Bill Withers stepped into a recording studio for the very first time at the age of 32, and two years later, he’d written and recorded one of the most beloved pop songs of the modern era: “Lean On Me,” which began its first stay at #1 on the pop charts on this day in 1972.
Bill Withers was born in 1938 in the coal-mining company town of Slab Fork, West Virginia, where he left school at age 13 to help support his family following the death of his father. The Navy took Withers out into the wider world at the age of 17, and he settled in California following his discharge nine years later. At age 29, he set his mind to pursuing a career in music, but he hedged his bets with full-time factory jobs in various Southern California defense plants. It took three years for anyone to show an interest in him, but in 1970, Sussex Records signed Bill Withers and paired him with producer Booker T. Jones of Booker T. and the MG’s fame. While Withers continued to work in an aircraft factory assembling toilet seats, his 1971 debut album, Just As I Am, became a major critical success, yielding the Grammy Award-winning hit single “Ain’t No Sunshine” and the minor R&B classic “Grandma’s Hands.”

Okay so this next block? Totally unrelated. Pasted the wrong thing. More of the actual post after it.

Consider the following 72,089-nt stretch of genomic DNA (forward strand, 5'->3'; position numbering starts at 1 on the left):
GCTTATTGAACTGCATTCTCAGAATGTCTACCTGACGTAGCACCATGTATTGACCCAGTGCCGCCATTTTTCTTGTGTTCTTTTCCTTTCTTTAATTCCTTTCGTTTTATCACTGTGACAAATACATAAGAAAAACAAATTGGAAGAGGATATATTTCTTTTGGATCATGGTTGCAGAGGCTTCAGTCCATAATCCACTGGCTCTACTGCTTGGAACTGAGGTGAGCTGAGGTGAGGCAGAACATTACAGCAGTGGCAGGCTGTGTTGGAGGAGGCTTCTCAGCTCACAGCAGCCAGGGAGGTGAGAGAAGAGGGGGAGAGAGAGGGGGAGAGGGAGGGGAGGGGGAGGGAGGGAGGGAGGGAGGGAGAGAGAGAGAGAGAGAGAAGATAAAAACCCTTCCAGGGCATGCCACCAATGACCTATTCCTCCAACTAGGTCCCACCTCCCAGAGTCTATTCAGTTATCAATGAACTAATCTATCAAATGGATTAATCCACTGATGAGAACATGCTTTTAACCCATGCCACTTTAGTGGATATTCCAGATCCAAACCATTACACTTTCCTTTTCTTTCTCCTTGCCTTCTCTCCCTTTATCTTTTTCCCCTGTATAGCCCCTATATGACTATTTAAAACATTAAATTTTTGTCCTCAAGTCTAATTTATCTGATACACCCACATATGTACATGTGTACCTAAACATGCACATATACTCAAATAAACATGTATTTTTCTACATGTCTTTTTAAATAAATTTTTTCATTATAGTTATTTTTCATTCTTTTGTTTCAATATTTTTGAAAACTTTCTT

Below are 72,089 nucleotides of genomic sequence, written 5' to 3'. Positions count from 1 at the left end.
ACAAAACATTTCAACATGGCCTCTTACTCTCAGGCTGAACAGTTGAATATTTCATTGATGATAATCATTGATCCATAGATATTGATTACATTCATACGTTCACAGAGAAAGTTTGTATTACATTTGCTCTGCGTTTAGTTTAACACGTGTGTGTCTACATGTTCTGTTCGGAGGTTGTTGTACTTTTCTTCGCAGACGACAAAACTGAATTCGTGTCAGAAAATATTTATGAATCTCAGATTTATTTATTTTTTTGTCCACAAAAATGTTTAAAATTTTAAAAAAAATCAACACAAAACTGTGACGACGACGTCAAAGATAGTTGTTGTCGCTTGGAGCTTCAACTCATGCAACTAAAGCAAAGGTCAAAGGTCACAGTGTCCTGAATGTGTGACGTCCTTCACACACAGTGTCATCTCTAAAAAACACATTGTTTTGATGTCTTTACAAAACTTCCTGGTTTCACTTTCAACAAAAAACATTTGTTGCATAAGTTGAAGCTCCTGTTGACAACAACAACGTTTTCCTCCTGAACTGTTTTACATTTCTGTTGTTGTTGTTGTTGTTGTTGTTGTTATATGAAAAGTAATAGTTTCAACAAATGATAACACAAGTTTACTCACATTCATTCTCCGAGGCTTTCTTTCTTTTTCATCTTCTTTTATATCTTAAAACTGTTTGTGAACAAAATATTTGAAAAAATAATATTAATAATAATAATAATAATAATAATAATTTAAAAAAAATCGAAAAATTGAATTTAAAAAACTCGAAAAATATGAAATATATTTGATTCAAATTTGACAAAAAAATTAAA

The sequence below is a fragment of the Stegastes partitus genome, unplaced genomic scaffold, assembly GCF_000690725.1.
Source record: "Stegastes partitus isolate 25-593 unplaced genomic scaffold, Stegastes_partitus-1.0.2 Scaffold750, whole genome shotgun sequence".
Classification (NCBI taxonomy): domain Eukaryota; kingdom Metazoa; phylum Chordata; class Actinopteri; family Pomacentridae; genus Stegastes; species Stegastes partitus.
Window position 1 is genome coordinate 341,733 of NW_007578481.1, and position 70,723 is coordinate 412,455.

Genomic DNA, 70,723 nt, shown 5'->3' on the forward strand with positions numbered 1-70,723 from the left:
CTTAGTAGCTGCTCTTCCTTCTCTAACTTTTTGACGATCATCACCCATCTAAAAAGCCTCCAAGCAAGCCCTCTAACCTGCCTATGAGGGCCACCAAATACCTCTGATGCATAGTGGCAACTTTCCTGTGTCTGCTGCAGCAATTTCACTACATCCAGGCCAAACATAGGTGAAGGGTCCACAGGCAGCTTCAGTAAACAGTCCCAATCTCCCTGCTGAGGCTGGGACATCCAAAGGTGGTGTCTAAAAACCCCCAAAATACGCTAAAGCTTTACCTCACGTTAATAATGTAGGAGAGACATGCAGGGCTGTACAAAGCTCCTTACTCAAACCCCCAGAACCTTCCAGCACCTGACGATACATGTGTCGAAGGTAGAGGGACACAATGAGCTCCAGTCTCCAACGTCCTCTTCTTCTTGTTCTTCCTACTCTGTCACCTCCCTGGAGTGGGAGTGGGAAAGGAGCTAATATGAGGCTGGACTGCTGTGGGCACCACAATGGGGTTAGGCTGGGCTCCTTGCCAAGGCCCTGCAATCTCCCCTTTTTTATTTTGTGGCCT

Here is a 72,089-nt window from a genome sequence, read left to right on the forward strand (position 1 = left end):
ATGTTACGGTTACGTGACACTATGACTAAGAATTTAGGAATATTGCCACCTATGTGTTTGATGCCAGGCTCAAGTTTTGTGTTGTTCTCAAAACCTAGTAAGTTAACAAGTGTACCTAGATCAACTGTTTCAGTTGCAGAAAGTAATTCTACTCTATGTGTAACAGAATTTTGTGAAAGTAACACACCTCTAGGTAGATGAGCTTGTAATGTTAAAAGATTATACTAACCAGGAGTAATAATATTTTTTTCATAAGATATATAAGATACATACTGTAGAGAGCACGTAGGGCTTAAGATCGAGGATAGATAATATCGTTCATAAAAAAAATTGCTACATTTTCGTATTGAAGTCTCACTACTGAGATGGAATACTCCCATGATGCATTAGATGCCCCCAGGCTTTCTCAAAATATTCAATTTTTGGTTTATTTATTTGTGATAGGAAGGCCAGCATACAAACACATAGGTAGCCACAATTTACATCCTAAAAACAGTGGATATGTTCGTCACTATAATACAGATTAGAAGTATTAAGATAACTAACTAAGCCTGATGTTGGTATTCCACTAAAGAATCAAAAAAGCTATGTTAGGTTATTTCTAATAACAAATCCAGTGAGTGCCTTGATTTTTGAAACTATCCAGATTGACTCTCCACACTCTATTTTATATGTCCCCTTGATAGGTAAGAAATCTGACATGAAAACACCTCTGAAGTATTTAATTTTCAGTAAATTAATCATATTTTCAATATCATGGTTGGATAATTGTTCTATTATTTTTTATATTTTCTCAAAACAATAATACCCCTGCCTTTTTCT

Withers was still a full-time factory worker when he wrote the song whose success would finally convince him to give up his day job. “For a long time I didn’t really accept my new career,” he told the Los Angeles Times in 1975. “It was like I was on vacation from the factory and at some point I would have to take my tool box and go back to work.” Withers’ “Lean On Me” became a simultaneous #1 hit on the Billboard pop and R&B charts on this day in 1972, and it returned to the #1 spot on the pop charts in March 1987 in a hip-hop inflected remake by Club Nouveau. It has also been covered by artists as diverse as Michael Bolton (1994), Anne Murray (1999) and Limp Bizkit (2005).